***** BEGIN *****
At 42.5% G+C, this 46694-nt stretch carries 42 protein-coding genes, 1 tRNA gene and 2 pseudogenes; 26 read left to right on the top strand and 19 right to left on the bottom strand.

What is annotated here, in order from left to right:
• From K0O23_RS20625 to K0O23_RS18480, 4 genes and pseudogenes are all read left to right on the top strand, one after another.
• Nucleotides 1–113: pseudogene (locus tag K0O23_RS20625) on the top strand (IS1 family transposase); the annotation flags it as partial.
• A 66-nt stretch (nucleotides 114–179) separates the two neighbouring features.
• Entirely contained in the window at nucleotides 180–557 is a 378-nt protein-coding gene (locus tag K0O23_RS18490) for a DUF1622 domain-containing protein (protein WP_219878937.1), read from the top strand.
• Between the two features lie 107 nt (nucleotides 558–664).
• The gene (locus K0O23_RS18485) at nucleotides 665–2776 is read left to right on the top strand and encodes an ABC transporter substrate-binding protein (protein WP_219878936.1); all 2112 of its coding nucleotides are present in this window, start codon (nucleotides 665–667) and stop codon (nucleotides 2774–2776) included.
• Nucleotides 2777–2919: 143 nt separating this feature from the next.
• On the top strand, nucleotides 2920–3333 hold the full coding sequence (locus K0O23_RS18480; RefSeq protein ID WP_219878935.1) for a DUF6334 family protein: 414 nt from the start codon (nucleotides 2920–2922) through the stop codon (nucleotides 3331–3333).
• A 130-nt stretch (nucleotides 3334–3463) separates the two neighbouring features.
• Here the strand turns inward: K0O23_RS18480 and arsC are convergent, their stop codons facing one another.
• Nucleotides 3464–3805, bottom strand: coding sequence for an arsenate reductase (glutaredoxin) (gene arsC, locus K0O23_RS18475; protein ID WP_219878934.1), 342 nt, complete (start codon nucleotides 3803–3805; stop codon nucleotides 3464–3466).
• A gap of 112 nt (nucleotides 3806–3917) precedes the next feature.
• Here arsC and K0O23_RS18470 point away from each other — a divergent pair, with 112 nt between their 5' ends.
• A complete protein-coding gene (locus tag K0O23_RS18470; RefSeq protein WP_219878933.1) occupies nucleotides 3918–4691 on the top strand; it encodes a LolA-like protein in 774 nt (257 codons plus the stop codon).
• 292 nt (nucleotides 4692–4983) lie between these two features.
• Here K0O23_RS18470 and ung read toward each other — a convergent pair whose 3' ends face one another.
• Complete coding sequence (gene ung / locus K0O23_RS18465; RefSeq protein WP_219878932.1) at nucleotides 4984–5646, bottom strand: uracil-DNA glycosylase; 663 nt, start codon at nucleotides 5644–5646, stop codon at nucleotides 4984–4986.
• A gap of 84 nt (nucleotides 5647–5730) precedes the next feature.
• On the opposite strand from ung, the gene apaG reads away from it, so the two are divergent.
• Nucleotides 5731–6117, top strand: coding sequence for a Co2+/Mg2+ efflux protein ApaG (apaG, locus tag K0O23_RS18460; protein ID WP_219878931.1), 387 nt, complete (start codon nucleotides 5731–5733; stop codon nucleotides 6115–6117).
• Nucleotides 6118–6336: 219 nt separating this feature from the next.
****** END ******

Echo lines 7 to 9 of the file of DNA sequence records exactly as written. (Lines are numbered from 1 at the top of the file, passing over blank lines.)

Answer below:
• Between the two features lie 107 nt (nucleotides 558–664).
• The gene (locus K0O23_RS18485) at nucleotides 665–2776 is read left to right on the top strand and encodes an ABC transporter substrate-binding protein (protein WP_219878936.1); all 2112 of its coding nucleotides are present in this window, start codon (nucleotides 665–667) and stop codon (nucleotides 2774–2776) included.
• Nucleotides 2777–2919: 143 nt separating this feature from the next.